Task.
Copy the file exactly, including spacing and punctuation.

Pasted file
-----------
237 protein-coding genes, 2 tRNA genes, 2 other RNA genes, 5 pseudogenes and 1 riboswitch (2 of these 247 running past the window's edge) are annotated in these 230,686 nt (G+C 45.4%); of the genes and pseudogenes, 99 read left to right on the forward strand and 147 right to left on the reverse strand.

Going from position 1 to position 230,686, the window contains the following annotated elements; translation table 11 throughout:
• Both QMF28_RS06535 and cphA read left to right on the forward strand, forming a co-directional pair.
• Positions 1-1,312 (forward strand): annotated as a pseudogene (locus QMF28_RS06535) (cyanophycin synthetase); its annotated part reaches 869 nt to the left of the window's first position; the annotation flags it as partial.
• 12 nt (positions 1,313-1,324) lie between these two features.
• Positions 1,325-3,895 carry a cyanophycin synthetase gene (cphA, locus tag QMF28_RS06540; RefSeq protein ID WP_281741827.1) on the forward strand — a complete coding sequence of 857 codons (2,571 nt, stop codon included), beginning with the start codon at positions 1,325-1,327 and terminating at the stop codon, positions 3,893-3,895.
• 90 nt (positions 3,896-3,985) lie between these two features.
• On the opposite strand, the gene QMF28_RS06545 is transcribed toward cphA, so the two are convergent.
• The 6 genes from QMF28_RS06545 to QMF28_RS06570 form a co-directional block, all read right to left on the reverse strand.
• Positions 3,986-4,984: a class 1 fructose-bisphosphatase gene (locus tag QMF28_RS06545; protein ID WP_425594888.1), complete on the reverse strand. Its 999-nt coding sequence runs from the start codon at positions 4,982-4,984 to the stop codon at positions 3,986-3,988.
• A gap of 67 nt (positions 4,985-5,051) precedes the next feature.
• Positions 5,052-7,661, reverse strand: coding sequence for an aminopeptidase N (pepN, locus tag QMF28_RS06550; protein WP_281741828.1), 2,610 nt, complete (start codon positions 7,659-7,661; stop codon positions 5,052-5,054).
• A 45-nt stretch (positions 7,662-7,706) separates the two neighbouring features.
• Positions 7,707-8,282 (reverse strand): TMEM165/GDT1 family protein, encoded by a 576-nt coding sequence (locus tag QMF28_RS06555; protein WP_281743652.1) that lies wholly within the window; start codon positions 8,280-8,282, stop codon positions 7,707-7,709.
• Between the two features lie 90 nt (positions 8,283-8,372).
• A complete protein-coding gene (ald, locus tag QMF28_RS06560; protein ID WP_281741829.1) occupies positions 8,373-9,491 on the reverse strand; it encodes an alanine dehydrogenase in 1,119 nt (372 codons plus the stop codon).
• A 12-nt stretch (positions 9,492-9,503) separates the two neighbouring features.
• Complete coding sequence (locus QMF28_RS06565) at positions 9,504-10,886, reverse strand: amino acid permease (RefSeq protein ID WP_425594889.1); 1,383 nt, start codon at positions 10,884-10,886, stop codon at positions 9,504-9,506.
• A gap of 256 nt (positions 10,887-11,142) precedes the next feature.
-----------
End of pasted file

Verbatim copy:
237 protein-coding genes, 2 tRNA genes, 2 other RNA genes, 5 pseudogenes and 1 riboswitch (2 of these 247 running past the window's edge) are annotated in these 230,686 nt (G+C 45.4%); of the genes and pseudogenes, 99 read left to right on the forward strand and 147 right to left on the reverse strand.

Going from position 1 to position 230,686, the window contains the following annotated elements; translation table 11 throughout:
• Both QMF28_RS06535 and cphA read left to right on the forward strand, forming a co-directional pair.
• Positions 1-1,312 (forward strand): annotated as a pseudogene (locus QMF28_RS06535) (cyanophycin synthetase); its annotated part reaches 869 nt to the left of the window's first position; the annotation flags it as partial.
• 12 nt (positions 1,313-1,324) lie between these two features.
• Positions 1,325-3,895 carry a cyanophycin synthetase gene (cphA, locus tag QMF28_RS06540; RefSeq protein ID WP_281741827.1) on the forward strand — a complete coding sequence of 857 codons (2,571 nt, stop codon included), beginning with the start codon at positions 1,325-1,327 and terminating at the stop codon, positions 3,893-3,895.
• 90 nt (positions 3,896-3,985) lie between these two features.
• On the opposite strand, the gene QMF28_RS06545 is transcribed toward cphA, so the two are convergent.
• The 6 genes from QMF28_RS06545 to QMF28_RS06570 form a co-directional block, all read right to left on the reverse strand.
• Positions 3,986-4,984: a class 1 fructose-bisphosphatase gene (locus tag QMF28_RS06545; protein ID WP_425594888.1), complete on the reverse strand. Its 999-nt coding sequence runs from the start codon at positions 4,982-4,984 to the stop codon at positions 3,986-3,988.
• A gap of 67 nt (positions 4,985-5,051) precedes the next feature.
• Positions 5,052-7,661, reverse strand: coding sequence for an aminopeptidase N (pepN, locus tag QMF28_RS06550; protein WP_281741828.1), 2,610 nt, complete (start codon positions 7,659-7,661; stop codon positions 5,052-5,054).
• A 45-nt stretch (positions 7,662-7,706) separates the two neighbouring features.
• Positions 7,707-8,282 (reverse strand): TMEM165/GDT1 family protein, encoded by a 576-nt coding sequence (locus tag QMF28_RS06555; protein WP_281743652.1) that lies wholly within the window; start codon positions 8,280-8,282, stop codon positions 7,707-7,709.
• Between the two features lie 90 nt (positions 8,283-8,372).
• A complete protein-coding gene (ald, locus tag QMF28_RS06560; protein ID WP_281741829.1) occupies positions 8,373-9,491 on the reverse strand; it encodes an alanine dehydrogenase in 1,119 nt (372 codons plus the stop codon).
• A 12-nt stretch (positions 9,492-9,503) separates the two neighbouring features.
• Complete coding sequence (locus QMF28_RS06565) at positions 9,504-10,886, reverse strand: amino acid permease (RefSeq protein ID WP_425594889.1); 1,383 nt, start codon at positions 10,884-10,886, stop codon at positions 9,504-9,506.
• A gap of 256 nt (positions 10,887-11,142) precedes the next feature.